NZ First & the phantasm of gender

I don't think this bill was ever intended to pass. While it certainly seems Seymour and Peters have the run of the house, I'm not sure that Peters cares enough about this bill to hold the coalition government in a stranglehold over it. So then, who's afraid of gender?

8 min read
NZ First & the phantasm of gender

I picked up Judith Butler's latest book, Who's Afraid of Gender? a month or so ago, right as it came out - I think it was a Teen Vogue interview posted to instagram that caught my eye. In this moment, I genuinely would struggle to think of anyone I want to hear more from about our current moment in time, about gender, about disinformation, about the permacrisis or the polycrisis or whatever you want to call it. They're an icon.

While the NHS continues to fail trans people...

It's been a busy month - right as I started reading, it was all hands on deck when the Cass Review was released. I don't think I need to say much more here, but if you'd like to read more, here's PATHA's statement:

The Review’s recommendations include restricting access to both social transition and gender affirming hormone therapy, and would require the approval of a national multi-disciplinary team for any gender affirming care to be provided to anyone under 18. Restricting access to social transition is restricting gender expression, a natural part of human diversity. Requiring clinical approval for haircuts and wardrobe changes is intrusive, inappropriate, and a waste of money and time.

And here's some excellent reporting from Erin Reed:

Now that the final report is out, it is evident that it was crafted with a predetermined conclusion in mind. The review, highly susceptible to subjectivity, disregarded the body of research on transgender care as not "high quality," a subjective judgment that cannot be trusted as politically unbiased given prior concerns.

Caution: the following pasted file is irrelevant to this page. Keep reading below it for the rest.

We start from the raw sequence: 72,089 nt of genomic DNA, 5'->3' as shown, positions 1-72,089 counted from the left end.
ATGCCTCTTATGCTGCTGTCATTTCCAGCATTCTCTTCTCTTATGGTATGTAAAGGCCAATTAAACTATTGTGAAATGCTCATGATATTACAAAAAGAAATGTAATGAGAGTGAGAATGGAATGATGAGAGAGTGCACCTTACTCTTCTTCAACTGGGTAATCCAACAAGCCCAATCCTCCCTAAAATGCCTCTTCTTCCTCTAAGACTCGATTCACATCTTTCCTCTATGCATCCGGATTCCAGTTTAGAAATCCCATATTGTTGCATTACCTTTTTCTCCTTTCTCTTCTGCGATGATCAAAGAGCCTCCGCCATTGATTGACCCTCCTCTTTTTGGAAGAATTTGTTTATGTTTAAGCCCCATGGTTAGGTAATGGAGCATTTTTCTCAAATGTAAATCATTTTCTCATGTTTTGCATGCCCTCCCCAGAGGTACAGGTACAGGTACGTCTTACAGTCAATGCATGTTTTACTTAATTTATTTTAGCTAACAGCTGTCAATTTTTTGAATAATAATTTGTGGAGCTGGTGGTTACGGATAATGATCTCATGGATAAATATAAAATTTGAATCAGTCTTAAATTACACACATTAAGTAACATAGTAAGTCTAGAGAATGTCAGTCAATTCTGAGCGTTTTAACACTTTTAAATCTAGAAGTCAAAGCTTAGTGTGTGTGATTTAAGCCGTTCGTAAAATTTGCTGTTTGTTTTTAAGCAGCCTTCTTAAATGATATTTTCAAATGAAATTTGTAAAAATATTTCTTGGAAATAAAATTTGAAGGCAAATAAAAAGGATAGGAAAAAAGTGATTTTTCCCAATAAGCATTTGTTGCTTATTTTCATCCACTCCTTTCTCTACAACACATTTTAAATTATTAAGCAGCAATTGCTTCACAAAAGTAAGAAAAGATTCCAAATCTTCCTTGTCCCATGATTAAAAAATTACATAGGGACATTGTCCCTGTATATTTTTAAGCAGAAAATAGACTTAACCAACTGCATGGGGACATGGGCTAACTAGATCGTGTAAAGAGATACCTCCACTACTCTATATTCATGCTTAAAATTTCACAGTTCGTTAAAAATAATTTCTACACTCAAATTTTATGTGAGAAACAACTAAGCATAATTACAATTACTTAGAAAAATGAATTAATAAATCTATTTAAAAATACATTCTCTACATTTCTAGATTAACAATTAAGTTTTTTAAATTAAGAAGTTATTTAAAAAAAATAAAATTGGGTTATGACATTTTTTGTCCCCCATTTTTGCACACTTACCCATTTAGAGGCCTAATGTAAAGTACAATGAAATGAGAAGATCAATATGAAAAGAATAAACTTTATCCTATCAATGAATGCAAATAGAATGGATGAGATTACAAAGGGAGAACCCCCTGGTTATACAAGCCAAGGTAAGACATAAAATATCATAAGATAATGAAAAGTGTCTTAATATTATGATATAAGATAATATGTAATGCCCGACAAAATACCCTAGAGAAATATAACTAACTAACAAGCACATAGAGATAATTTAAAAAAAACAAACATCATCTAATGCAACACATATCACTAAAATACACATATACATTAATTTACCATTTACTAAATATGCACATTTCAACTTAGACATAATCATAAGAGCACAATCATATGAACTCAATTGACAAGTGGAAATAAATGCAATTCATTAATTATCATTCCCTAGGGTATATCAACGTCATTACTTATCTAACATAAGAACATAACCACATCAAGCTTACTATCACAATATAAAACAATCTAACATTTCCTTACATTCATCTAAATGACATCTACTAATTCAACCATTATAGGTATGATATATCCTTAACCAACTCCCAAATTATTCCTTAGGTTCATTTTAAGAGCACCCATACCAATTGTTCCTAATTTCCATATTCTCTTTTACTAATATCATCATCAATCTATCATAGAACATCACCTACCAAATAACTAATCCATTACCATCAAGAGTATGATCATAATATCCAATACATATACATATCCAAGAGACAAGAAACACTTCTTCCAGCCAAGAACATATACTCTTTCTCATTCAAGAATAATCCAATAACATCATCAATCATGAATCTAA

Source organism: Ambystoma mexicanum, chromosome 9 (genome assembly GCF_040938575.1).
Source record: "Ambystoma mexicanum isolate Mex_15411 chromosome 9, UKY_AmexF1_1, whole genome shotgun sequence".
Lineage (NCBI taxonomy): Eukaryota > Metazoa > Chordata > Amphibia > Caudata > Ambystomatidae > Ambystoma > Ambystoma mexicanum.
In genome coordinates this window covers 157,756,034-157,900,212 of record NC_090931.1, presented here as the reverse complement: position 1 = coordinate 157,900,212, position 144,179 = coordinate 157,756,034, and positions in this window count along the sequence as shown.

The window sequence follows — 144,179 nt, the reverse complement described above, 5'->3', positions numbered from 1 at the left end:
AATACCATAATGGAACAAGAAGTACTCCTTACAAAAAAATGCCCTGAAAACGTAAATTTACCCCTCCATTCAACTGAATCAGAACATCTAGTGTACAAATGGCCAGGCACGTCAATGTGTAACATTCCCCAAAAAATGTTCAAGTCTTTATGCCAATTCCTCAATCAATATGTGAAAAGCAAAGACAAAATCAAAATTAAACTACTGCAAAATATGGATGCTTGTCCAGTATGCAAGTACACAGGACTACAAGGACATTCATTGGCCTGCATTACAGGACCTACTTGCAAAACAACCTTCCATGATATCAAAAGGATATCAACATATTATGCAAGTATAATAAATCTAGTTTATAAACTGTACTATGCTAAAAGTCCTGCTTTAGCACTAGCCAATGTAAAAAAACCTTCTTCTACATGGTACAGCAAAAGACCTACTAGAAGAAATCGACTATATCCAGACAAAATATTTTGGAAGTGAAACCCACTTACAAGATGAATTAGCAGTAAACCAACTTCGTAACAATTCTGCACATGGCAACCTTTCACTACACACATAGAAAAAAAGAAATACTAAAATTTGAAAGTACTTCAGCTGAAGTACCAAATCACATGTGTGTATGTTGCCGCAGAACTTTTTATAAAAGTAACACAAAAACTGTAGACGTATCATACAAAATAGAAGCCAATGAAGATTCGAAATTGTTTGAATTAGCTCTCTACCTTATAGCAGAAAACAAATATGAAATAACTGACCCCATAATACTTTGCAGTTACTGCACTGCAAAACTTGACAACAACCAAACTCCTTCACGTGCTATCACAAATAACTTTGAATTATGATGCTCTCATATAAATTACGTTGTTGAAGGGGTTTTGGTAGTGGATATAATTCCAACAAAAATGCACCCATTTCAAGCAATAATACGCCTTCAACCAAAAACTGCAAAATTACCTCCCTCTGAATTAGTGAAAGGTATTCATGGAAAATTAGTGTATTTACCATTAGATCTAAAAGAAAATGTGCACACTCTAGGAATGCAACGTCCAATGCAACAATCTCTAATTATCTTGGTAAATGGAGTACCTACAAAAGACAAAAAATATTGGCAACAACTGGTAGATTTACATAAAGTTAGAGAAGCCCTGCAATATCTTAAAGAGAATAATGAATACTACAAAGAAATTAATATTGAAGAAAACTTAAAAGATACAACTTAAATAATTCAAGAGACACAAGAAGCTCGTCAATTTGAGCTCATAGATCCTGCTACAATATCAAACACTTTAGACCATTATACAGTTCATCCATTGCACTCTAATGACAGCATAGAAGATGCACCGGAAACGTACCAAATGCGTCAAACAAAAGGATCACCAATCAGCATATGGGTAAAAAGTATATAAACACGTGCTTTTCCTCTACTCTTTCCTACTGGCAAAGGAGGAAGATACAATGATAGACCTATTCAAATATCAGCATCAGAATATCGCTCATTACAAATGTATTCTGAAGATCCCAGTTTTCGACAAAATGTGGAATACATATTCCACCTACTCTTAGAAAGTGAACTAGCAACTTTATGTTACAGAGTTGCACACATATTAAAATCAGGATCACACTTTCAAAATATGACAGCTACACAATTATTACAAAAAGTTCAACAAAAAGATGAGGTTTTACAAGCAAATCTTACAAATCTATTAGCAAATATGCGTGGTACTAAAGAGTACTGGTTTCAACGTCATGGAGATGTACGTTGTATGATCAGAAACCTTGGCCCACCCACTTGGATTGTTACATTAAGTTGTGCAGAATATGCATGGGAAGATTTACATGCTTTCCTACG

Along with an important followup from Reed covering a recent NPR interview in which Cass recommends that we quantify the success of transition by measures such as 'do trans people have jobs' and 'how often do they orgasm':

Should transgender people be judged on their ability to be "employed" or their willingness to "get out of the house," their own discrimination may then be used against their ability to access medication.

And you can find an excellent round up of community and professional responses collated by Ruth Pearce here.

Needless to say, the extent of how troubling Cass' recommendations were, and the influence England unfortunately still has (thanks, colonialism) created a lot of work the world over.

Around the same time, I started watching the back catalogue of Philosophy Tube (Nebula/YouTube) - somehow for the first time? Abigail's previous work on the state of the NHS and their gender service was incredibly eye-opening, particularly after then hearing her on Trashfuture speaking about the impacts of waitlists in the decades - ie, that people die on those lists.

It became super evident that the Cass Review, originally initiated to assess how the NHS' gender service was failing trans people by failing to meet their legal and ethical obligations in terms of actually providing healthcare was not going to address that problem at all, and instead had been significantly influenced by the likes of SEGM and the Florida DeSantis administration.

So, then, Who's Afraid of Gender?

Three hands holding three copies of Who's Afraid of Gender against a backdrop of bookshelves.
The two other hands in this photo are some of the people I admire the most doing trans health advocacy in Aotearoa - it's very funny that we all swooped into this bookshop to buy a physical copy, but also telling of how significant this work is.

New Zealand First are afraid of gender.